The New Suburbanism

Many people in industrial societies live in the suburbs which are really neither city nor country living. Many people have openly criticized the suburban way of life as the apex of consumer lifestyle highly dependent on fossil fuel input. Suburban life is a sort of pseudo-rural life where affluent middle and upper-class people purchase land “in the country” in order to enjoy the tranquility of being close to nature and having less population density surrounding them.

However, this proximity to nature is superficial and superfluous since the majority of suburban people have little direct contact with the land on which they live. They are, in essence, people who make their living in the city and who have an urban mentality but who have the affluence that permits them to commute from a very human-controlled rural area to the urban areas that sustain them monetarily.

Besides the enormous amount of fossil fuels used simply in commuting back and forth, another hallmark of wastefulness that characterizes suburban neighborhoods is the lawn. Those vast expanses of pesticide-filled green monocultures that surround every house actually began in Victorian England. Lawns were a way for the rich to show the rest of their neighbors that they had enough land that they could afford to leave large parts of their holdings follow and not grow anything productive.

What began as an arrogant display of wealth has grown into an essential part of almost every suburban home. When considered from a distance, lawns are the quintessential display of the insanity of our current civilization. The typical suburban family in any industrialized nation probably has between 1-2 acres of land that they dedicate several hours to each week mowing, fertilizing and spreading chemicals in order to maintain the “weeds” at bay. The purpose of this vast expanse of green grass is simply aesthetic. Most people work too much to even enjoy spending time on their lawns. Those who don´t enjoy “yard work” themselves, pay several hundred dollars each month to have a cleaning crew cut the grass, bag the leaves that fall from the trees, and do anything else to make sure that their grass is as green and manicured as that of their neighbors.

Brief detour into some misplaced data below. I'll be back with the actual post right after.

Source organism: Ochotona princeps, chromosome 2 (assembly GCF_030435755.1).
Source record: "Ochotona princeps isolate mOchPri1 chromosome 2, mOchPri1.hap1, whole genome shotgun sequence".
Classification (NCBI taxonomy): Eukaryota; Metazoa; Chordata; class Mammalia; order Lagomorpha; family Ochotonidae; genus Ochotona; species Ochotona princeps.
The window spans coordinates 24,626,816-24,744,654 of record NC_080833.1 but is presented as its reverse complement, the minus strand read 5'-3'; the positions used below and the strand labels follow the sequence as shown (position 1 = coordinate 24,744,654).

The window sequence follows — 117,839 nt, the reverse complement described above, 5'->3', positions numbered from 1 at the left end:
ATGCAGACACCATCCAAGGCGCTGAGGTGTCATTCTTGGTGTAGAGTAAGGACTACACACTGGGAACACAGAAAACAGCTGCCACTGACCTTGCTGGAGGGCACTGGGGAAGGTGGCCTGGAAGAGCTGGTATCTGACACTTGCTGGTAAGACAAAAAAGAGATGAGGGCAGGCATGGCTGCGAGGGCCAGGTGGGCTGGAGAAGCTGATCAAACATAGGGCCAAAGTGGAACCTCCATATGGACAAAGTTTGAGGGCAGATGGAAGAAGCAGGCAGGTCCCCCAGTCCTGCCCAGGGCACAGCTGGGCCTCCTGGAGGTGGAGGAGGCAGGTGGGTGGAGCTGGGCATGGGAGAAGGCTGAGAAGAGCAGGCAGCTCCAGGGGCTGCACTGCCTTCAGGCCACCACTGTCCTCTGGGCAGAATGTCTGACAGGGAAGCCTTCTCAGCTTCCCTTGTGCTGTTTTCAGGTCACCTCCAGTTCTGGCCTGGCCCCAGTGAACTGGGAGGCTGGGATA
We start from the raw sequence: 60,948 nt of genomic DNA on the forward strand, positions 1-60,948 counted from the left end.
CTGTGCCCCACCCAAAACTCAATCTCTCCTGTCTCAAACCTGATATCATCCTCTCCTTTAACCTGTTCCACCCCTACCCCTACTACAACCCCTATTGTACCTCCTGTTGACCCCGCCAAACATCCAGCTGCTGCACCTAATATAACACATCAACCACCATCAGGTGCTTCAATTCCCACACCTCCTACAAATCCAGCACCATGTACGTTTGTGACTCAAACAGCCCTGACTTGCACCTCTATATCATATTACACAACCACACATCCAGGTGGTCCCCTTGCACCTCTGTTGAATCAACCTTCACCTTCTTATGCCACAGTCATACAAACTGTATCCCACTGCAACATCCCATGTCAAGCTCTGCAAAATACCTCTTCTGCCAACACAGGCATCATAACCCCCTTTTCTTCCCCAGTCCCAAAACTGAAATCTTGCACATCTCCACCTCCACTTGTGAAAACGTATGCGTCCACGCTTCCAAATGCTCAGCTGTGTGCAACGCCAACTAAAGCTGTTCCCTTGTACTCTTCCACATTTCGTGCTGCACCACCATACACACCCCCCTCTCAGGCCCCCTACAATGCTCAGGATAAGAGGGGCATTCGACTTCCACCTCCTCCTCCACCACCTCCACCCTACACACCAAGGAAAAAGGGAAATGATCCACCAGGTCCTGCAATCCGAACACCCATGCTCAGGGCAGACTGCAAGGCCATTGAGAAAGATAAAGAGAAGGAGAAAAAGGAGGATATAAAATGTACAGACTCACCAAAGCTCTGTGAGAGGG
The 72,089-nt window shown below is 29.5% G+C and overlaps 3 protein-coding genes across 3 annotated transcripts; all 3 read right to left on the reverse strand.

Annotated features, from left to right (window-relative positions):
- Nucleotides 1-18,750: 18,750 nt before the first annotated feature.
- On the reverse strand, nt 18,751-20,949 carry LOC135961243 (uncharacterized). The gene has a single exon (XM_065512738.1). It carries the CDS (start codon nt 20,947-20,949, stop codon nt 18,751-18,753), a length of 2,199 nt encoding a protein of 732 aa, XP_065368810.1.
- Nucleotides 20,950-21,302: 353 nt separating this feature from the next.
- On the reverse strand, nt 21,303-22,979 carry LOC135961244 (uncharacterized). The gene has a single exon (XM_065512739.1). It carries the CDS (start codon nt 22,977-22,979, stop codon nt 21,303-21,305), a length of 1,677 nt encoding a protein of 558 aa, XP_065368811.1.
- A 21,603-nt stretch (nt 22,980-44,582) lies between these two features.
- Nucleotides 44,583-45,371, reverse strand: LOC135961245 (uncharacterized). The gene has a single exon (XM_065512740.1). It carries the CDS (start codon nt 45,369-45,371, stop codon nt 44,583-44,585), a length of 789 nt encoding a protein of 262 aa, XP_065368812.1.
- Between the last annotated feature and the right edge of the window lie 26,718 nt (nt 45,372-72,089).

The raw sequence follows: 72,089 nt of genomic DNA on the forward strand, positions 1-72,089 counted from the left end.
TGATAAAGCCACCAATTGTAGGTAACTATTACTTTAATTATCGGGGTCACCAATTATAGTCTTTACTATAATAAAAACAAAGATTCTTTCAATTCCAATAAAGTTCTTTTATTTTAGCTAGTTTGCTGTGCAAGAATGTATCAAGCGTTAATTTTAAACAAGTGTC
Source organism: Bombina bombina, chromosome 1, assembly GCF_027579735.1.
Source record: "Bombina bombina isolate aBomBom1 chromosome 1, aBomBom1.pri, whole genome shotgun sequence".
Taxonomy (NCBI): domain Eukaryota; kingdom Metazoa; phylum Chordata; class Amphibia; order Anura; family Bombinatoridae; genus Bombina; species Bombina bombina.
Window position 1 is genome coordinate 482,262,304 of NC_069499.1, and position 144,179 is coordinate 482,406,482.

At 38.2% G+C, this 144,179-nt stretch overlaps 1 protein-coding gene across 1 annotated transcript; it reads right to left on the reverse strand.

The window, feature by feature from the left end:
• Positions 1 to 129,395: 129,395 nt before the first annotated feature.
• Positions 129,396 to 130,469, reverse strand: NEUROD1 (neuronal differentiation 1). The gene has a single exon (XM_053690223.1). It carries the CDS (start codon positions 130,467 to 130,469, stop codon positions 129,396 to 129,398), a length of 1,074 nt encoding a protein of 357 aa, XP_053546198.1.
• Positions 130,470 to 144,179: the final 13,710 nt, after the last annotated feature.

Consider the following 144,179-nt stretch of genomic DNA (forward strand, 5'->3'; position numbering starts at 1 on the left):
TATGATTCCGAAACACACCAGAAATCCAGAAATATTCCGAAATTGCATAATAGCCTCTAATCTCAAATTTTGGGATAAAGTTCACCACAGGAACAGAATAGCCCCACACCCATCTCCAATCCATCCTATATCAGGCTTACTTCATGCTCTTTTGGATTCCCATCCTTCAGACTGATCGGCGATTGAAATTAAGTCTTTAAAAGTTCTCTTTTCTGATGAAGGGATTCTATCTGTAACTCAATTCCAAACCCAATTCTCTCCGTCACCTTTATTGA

It can be easy to criticize the contradictions and the apparent lack of any sense of sustainability that characterizes suburban life. Where some sort of catastrophe or systemic failure to occur, most suburban neighborhoods would probably be much harder hit than the city or the countryside.

But what if we looked at suburban life through another lens? What if we could see behind the monstrously large houses and sterile, poisonous lawns to the underlying conditions that make up suburbia? What we would find would be small groups of people living in proximity to urban centers but usually on decent land. Each site would usually be about 1-2 acres in size, a size large enough to encourage small scale, diversified agricultural production.

Suburban neighborhoods could very well be turned into the ideal place for long term sustainable living. Imagine a typical suburban neighborhood composed of about 100 families but replace those massive, energy inefficient houses with small wood, cob or straw bale homes designed with energy efficiency in mind. Imagine that each house had a series of solar panels or wind turbines that fed a central generator that distributed power to the 100 houses in the area.